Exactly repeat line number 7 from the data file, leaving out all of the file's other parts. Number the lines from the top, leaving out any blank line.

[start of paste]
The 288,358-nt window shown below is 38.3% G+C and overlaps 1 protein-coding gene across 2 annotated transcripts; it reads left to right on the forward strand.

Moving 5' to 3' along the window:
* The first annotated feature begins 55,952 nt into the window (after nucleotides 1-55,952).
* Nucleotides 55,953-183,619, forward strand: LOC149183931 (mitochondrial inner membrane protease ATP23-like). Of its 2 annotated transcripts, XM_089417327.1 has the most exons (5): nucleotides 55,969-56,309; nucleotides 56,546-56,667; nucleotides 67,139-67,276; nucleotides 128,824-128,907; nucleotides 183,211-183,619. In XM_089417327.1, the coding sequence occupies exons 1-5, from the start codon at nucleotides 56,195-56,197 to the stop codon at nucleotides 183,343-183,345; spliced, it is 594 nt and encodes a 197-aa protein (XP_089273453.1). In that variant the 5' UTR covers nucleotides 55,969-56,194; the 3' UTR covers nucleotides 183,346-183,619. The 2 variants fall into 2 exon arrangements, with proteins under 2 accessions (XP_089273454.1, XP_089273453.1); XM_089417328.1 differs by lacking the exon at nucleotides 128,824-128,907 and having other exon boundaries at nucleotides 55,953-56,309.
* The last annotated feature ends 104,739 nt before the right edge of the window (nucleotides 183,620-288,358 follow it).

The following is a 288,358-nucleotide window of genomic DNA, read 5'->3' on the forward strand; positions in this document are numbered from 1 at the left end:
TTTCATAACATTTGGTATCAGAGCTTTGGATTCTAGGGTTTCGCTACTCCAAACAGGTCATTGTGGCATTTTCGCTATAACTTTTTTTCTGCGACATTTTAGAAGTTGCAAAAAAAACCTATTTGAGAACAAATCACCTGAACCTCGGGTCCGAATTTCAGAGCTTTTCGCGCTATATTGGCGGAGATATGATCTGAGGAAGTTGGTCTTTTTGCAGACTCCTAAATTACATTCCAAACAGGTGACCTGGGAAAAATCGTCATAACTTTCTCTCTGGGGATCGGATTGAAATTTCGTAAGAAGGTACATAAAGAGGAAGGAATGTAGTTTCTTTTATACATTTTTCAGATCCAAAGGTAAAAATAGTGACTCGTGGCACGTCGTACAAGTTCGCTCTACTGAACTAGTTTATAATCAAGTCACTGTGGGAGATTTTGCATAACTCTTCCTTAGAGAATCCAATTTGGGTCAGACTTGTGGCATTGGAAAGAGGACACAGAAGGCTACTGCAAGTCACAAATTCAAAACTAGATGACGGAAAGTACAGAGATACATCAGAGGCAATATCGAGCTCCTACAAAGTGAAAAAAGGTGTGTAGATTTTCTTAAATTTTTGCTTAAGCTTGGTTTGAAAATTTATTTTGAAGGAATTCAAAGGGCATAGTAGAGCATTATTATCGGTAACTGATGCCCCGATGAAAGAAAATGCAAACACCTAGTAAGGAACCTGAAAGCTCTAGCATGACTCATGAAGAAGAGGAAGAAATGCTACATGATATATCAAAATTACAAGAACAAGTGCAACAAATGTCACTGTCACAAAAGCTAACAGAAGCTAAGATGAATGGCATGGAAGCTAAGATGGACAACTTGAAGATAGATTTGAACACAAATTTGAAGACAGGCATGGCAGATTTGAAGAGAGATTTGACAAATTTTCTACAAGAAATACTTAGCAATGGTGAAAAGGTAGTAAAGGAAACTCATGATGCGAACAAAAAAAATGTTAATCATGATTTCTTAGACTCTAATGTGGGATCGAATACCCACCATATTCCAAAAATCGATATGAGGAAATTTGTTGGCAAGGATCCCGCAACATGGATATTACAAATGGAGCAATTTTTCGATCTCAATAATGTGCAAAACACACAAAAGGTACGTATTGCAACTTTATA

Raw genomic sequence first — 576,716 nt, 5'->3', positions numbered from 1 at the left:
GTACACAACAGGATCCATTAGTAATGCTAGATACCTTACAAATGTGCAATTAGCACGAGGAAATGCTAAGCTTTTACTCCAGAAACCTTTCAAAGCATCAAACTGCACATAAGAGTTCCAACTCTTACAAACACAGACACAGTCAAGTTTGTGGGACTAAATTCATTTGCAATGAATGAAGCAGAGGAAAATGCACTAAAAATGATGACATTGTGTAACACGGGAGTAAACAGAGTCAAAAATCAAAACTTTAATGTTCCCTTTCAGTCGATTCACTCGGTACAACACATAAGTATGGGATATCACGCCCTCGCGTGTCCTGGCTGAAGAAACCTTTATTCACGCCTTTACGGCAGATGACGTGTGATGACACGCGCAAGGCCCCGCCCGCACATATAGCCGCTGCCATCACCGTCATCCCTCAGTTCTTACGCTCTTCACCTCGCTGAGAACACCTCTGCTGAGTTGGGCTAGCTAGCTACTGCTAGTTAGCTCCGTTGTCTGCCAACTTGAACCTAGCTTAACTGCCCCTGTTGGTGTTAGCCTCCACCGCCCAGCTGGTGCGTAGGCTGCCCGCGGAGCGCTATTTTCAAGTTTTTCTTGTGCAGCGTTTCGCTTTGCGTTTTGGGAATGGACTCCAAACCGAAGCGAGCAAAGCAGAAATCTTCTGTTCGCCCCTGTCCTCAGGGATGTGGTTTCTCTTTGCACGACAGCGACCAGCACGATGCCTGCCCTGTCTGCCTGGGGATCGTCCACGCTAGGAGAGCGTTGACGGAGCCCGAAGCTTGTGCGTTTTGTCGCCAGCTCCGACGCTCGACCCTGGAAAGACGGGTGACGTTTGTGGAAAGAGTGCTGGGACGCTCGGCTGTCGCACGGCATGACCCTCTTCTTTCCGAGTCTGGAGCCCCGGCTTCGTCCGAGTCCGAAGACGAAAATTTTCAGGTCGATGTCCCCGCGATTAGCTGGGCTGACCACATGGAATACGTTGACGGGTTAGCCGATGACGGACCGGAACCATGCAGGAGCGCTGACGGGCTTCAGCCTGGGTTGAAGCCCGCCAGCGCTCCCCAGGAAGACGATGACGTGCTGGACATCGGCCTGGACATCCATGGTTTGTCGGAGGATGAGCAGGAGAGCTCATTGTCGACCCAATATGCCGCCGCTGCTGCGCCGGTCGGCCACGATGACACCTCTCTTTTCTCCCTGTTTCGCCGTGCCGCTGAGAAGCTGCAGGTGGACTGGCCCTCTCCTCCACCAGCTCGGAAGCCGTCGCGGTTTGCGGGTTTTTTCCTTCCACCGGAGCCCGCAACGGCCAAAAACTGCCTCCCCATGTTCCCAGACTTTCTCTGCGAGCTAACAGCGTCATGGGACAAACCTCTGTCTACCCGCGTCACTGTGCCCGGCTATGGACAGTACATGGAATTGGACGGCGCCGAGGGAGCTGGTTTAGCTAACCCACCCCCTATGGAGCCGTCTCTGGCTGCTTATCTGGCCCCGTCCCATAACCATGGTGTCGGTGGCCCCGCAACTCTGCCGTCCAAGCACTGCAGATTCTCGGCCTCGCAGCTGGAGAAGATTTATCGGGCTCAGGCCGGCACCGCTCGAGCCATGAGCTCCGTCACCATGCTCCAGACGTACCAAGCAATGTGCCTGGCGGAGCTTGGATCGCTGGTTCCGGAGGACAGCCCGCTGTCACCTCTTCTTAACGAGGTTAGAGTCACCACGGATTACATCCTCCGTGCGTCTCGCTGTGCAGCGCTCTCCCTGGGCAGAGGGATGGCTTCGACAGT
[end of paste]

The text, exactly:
TTTCATAACATTTGGTATCAGAGCTTTGGATTCTAGGGTTTCGCTACTCCAAACAGGTCATTGTGGCATTTTCGCTATAACTTTTTTTCTGCGACATTTTAGAAGTTGCAAAAAAAACCTATTTGAGAACAAATCACCTGAACCTCGGGTCCGAATTTCAGAGCTTTTCGCGCTATATTGGCGGAGATATGATCTGAGGAAGTTGGTCTTTTTGCAGACTCCTAAATTACATTCCAAACAGGTGACCTGGGAAAAATCGTCATAACTTTCTCTCTGGGGATCGGATTGAAATTTCGTAAGAAGGTACATAAAGAGGAAGGAATGTAGTTTCTTTTATACATTTTTCAGATCCAAAGGTAAAAATAGTGACTCGTGGCACGTCGTACAAGTTCGCTCTACTGAACTAGTTTATAATCAAGTCACTGTGGGAGATTTTGCATAACTCTTCCTTAGAGAATCCAATTTGGGTCAGACTTGTGGCATTGGAAAGAGGACACAGAAGGCTACTGCAAGTCACAAATTCAAAACTAGATGACGGAAAGTACAGAGATACATCAGAGGCAATATCGAGCTCCTACAAAGTGAAAAAAGGTGTGTAGATTTTCTTAAATTTTTGCTTAAGCTTGGTTTGAAAATTTATTTTGAAGGAATTCAAAGGGCATAGTAGAGCATTATTATCGGTAACTGATGCCCCGATGAAAGAAAATGCAAACACCTAGTAAGGAACCTGAAAGCTCTAGCATGACTCATGAAGAAGAGGAAGAAATGCTACATGATATATCAAAATTACAAGAACAAGTGCAACAAATGTCACTGTCACAAAAGCTAACAGAAGCTAAGATGAATGGCATGGAAGCTAAGATGGACAACTTGAAGATAGATTTGAACACAAATTTGAAGACAGGCATGGCAGATTTGAAGAGAGATTTGACAAATTTTCTACAAGAAATACTTAGCAATGGTGAAAAGGTAGTAAAGGAAACTCATGATGCGAACAAAAAAAATGTTAATCATGATTTCTTAGACTCTAATGTGGGATCGAATACCCACCATATTCCAAAAATCGATATGAGGAAATTTGTTGGCAAGGATCCCGCAACATGGATATTACAAATGGAGCAATTTTTCGATCTCAATAATGTGCAAAACACACAAAAGGTACGTATTGCAACTTTATA